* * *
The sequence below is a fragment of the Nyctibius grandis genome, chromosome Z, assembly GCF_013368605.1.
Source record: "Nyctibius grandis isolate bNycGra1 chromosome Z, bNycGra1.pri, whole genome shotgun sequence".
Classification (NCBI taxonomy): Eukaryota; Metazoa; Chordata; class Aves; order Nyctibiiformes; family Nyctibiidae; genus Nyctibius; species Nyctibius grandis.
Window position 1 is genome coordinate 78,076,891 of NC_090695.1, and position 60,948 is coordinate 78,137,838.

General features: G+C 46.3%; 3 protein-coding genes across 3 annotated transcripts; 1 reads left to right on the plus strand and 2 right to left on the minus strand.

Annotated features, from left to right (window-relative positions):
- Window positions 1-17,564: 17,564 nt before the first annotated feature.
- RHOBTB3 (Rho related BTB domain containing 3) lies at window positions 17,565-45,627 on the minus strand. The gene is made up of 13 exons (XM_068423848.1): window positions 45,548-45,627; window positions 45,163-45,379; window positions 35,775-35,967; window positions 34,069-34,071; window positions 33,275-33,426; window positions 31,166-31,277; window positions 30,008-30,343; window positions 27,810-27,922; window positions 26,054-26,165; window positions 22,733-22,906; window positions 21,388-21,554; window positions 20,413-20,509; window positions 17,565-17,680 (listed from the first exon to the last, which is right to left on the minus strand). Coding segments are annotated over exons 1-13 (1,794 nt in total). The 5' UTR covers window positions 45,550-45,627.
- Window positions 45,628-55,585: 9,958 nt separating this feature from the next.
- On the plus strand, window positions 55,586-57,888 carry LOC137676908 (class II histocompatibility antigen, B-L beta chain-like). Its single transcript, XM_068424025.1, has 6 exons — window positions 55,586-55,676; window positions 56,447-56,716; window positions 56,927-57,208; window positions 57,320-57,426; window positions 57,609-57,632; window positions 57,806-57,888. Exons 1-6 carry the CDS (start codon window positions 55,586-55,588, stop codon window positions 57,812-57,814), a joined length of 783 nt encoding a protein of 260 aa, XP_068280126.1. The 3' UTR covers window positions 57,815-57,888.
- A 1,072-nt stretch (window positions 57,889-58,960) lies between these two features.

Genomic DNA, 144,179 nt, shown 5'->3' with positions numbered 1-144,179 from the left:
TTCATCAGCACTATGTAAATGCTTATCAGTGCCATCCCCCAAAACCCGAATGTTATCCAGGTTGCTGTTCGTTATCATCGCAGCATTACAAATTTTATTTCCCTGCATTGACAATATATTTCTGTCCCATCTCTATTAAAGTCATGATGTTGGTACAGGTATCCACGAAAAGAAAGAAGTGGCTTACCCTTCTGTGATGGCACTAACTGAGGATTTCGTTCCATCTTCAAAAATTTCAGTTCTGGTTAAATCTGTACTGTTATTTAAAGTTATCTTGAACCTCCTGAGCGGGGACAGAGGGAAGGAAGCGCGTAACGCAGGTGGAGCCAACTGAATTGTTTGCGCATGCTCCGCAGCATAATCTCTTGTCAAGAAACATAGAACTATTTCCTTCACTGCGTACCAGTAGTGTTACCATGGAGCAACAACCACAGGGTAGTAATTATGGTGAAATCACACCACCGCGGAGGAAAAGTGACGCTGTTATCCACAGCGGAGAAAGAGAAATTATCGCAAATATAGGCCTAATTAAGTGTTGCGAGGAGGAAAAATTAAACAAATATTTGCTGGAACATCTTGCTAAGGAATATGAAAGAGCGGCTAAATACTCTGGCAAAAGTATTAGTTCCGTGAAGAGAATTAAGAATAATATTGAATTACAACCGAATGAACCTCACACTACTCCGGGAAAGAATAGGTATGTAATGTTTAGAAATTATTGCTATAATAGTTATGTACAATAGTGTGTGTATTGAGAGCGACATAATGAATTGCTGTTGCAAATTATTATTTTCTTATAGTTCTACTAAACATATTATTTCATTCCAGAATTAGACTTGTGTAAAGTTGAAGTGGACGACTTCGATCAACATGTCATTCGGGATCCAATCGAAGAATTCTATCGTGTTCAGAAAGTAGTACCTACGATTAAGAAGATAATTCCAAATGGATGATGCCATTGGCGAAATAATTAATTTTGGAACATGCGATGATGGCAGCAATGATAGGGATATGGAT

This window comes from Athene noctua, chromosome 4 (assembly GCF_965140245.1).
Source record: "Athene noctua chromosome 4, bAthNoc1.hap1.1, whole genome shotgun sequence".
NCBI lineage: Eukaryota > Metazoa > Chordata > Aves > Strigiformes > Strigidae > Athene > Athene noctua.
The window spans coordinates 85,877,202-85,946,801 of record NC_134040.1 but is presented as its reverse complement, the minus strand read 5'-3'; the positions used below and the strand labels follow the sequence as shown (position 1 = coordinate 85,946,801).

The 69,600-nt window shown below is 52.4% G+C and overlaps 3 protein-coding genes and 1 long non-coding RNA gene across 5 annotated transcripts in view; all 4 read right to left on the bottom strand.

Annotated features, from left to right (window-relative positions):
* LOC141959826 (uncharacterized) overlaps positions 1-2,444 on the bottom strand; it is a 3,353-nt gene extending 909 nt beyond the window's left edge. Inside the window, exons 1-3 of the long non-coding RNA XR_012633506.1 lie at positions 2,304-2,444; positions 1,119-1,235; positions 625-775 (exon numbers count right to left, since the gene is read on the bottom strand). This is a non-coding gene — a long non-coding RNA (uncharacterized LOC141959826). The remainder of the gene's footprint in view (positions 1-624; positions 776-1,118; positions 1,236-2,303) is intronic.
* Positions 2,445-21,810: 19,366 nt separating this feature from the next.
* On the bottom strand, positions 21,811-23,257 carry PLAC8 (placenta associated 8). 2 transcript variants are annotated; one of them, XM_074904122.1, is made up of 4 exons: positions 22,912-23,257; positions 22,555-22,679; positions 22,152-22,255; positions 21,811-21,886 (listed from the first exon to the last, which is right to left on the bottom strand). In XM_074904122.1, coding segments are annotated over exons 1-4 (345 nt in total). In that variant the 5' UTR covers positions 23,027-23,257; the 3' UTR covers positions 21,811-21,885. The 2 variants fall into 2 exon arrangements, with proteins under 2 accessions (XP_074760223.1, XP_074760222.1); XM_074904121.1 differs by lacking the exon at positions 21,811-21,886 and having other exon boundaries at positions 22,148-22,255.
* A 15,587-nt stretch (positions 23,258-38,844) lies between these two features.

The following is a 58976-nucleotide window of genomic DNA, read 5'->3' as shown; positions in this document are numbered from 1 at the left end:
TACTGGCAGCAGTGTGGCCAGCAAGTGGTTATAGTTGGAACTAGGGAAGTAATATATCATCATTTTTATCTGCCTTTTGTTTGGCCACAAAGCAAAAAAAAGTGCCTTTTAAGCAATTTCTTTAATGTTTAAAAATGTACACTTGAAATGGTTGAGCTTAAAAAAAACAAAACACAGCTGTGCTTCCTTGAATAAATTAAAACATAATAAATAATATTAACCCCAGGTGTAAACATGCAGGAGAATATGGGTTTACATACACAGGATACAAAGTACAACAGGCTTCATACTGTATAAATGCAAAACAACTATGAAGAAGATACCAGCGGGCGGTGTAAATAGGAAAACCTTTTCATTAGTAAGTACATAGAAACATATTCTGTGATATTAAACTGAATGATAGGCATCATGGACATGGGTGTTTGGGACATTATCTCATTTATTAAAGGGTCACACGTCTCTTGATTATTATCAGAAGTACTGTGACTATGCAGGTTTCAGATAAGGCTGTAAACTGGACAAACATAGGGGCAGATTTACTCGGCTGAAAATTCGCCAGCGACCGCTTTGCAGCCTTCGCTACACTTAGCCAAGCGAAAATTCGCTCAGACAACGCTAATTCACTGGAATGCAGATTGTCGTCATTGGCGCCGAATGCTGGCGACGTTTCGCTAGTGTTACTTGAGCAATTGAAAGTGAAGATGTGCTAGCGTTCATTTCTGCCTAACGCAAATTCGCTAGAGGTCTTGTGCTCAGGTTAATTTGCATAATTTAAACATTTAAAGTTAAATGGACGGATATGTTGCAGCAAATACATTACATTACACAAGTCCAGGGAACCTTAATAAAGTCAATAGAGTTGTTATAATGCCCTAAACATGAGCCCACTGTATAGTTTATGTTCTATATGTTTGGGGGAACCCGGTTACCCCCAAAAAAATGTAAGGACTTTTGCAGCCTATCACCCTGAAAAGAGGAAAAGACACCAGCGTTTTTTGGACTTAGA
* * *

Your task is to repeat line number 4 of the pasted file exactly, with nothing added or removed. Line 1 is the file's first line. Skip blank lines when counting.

Window position 1 is genome coordinate 78,076,891 of NC_090695.1, and position 60,948 is coordinate 78,137,838.